The Human Race

The Human Race

He pauses at a crossroads, dust filtering his vision. A grocery bag with half a PB + J rhythmically beats against his leg with the wind. The horizon is a haze of what-ifs, and his hands twist tight in indecision. Maybe if he had ever heard a poem by a certain Robert Frost he would be able to make a more informed decision. But his knowledge of literature is restricted to the backs of cereal boxes and magazine headlines. This is the moment, where he unwittingly makes a life altering decision without any research. His cognition is limited to simple analysis, the world has yet to teach him any form of peril or misery. Mud cakes his holy jeans, shredded by the wear and tear of carelessness. Yet here he is, choosing independence for the first time. On the edge of his mind, an inkling of uncertainty haunts him. But he has made it this far, and the freedom has instilled a sense of puerile wonderment. He tugs his backpack straps until it hugs him tightly; the road is calling.


 

In the background, she comes slamming out of the house. Her hedge of black hair is partially tamed by curlers, the other half a mass of brambles. Slippered feet pound the front porch steps, and her terracotta housecoat becomes a cape in the wind. Her eyes flash angry red, but her sporadic movements are what give away her fear. She ducks under an apple tree, impatiently calling out warning after warning. Her hands choke the tree and she shakes it, with a last gust of frustration. Profanity pours out of her mouth like steam. She searches the yard with hungry heels, rushing through a flower bed to another possible hiding place. She inspects the suburban landscape, fist rapping on neighbor’s doors. A stream of housewife jargon is traded before the slow nod that sends her away. Now that her strong front has finally eroded, panic has spread to her features. She flies back to her garage and comes barreling out of it in an old jalopy. She leaves her home in a gust of exhaust; the road is calling.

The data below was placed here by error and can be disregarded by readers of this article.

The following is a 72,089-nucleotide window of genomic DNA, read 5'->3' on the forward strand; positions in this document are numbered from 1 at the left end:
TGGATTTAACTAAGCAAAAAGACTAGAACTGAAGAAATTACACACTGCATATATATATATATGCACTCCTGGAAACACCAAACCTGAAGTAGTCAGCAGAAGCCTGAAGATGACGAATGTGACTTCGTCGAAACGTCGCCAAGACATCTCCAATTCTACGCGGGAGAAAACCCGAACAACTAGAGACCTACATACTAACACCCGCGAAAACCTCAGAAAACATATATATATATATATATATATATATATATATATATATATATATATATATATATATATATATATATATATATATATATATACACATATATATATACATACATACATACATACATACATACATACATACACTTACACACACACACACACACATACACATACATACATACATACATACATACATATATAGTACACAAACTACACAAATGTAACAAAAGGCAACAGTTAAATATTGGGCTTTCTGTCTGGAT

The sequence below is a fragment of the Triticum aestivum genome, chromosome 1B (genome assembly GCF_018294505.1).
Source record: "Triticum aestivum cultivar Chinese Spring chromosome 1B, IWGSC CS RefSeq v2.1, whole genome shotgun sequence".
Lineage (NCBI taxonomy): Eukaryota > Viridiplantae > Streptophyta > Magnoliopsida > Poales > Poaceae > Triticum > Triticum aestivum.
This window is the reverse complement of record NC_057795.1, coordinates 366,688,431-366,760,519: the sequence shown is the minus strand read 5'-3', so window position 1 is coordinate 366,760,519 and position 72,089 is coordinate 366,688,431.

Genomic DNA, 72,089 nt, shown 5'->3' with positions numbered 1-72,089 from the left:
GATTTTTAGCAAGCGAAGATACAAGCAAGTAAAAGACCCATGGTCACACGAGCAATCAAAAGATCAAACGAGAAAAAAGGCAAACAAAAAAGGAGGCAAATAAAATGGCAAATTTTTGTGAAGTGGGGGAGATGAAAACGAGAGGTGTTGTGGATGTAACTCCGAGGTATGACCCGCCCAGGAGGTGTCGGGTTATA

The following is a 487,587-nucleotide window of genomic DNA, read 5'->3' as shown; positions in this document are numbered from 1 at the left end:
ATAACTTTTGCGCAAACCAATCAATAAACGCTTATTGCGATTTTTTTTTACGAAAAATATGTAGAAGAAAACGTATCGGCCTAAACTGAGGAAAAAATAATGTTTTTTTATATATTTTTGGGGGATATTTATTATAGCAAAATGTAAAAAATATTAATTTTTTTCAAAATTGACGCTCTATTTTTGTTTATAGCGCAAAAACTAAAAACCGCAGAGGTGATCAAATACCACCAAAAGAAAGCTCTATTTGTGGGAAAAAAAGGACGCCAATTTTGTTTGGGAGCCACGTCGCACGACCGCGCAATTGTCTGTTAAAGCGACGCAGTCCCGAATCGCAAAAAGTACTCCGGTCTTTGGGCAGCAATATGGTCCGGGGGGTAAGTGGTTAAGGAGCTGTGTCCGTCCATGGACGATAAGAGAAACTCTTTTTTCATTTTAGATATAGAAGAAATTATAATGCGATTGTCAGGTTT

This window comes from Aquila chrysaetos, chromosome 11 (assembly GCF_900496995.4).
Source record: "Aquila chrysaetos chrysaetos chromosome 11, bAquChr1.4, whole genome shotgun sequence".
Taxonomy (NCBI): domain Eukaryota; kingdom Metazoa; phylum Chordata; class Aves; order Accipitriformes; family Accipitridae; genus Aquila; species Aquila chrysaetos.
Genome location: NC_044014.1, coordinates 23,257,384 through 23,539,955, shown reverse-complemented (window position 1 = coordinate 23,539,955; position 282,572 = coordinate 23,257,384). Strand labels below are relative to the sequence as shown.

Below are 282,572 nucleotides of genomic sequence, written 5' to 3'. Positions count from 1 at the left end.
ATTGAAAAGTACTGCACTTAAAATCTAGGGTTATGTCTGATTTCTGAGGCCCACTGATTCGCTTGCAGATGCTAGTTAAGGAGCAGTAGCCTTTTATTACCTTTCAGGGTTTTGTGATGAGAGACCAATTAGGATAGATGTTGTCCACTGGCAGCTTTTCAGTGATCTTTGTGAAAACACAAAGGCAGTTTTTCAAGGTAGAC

I sit still, mouth twisted into a wry, wrinkled smile. The rocking chair presses into my old bones, and I know the imprint will not vanish from my skin as it used to. Instead of leaving a mark, the world now leaves its mark on me. I shudder, watching their lives unfold. Inconsequential to their problems, I a small heap spying through the rungs. The little boy is sitting against the stop sign, a crust of sandwich abandoned by his side. Tears of ruined innocence stain his cheeks, his confidence gone. He scans the neighborhood for a sight of her. His back is turned to the crossroads, his eyes look homeward. Not quite yet. Maybe one day. The predicament is once more resolving itself. The mother turns the corner and catches sight of her sad little vagabond. Her vehicle loses meaning, she parks and ejects her maternal form from the driver’s seat. The little boy and his mother reunite in a frantic hug. He starts youthful promises he can’t finish. I’ll never leave. She spits half-hearted threats, but her grip never loosens on his tiny hand. Don’t ever leave. The road no longer calls me; I watch with eyes like God.

When the road ends, we all return home.


 

About the Author

Sarah Eberly is both an English and Geography major at UNC Charlotte. One day she aspires to be an urban planner and to inspire people to reconnect and interact with their communities. She was most accurately described by one of her friends as a person with “long legs and places to be.” She is thankful for the experience Sanskrit has given her, and cannot wait to see where her journey will take her next year.

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